Saudi Women Allowed Into Sports Stadium For First Time

In what can be considered a historic decision, Saudi Arabia allowed its women into the King Fahd International Stadium in Riyadh for the first time, on the occasion of the 87th anniversary of its founding.

Reports stated that the women were allowed into the previously male-only venue — mostly used for football matches — with their families to watch a musical show and a play on Saudi history.

“It is the first time I have come to the stadium and I feel like more of a Saudi citizen. Now I can go everywhere in my country,” 25-year-old Sultana told Reuters. “God willing, tomorrow women will be permitted bigger and better things like driving and travel.”

Women Allowed into Saudi stadium

Saudi women sit in a stadium for the first time to attend an event in the capital Riyadh on Sept. 23, 2017, commemorating the anniversary of the founding of the kingdom. The presence of women at the King Fahd stadium marks a departure from previous celebrations in the Gulf kingdom where they are effectively barred from sports arenas by strict rules on public segregation of the sexes. Photo: FAYEZ NURELDINE/AFP/Getty Images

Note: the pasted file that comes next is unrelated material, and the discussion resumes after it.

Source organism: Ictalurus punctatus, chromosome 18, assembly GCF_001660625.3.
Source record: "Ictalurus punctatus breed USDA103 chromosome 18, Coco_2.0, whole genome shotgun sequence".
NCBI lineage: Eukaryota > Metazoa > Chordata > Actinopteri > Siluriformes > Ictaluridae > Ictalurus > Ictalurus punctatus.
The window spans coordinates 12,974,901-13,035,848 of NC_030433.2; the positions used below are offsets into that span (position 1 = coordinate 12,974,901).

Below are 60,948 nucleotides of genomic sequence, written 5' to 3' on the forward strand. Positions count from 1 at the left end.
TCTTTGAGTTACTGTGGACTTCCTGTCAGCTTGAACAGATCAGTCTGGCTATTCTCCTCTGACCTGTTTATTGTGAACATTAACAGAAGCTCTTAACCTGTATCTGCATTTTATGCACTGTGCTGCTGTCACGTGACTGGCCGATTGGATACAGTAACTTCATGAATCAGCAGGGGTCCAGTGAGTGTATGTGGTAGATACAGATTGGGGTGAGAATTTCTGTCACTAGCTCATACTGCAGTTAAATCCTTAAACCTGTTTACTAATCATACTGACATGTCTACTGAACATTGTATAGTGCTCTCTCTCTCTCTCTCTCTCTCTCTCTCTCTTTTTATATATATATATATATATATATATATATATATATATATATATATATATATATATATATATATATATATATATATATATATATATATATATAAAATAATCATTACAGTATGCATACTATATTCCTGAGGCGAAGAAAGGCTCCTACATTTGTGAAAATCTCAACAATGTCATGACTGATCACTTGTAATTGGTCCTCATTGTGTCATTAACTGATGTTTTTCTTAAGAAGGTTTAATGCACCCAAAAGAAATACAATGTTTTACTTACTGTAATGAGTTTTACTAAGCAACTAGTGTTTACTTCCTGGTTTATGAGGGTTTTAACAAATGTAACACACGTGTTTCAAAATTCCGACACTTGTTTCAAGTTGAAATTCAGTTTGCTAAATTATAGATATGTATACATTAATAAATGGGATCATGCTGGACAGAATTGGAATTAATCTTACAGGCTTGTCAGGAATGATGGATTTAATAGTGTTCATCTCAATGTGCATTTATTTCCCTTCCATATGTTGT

A Saudi woman arrives at the stadium to attend an event commemorating the anniversary of the founding of the kingdom. Photo: FAYEZ NURELDINE/AFP/Getty Images Saudi women carry national flags as they arrive outside a stadium for the first time. Photo: FAYEZ NURELDINE/AFP/Getty Images A Saudi woman flashes the victory gesture while wearing a colored wig above her head-dress, as she arrives outside the stadium. Photo: FAYEZ NURELDINE/AFP/Getty Images A Saudi woman flashes the victory gesture next to a girl carrying the national flag, as they sit with other families in a stadium to attend an event in the capital Riyadh on Sept. 23, 2017, commemorating the anniversary of the founding of the kingdom. Photo: FAYEZ NURELDINE/AFP/Getty Images

Saudi women arrive at stadium

Saudi women National day

Saudi women stadium National Day

Reuters reported that the events were sponsored by the government as part of the Vision 2030 reform program launched two years ago to move the Saudi economy away from oil, create new sectors to employ young citizens and open up Saudis’ cloistered lifestyles.

The country which adheres to the austere Wahhabi brand of Sunni Islam bans gender mixing, concerts and cinemas. In the conservative country, the plan, whose goals include empowering women, promoting sports and investing in entertainment,…

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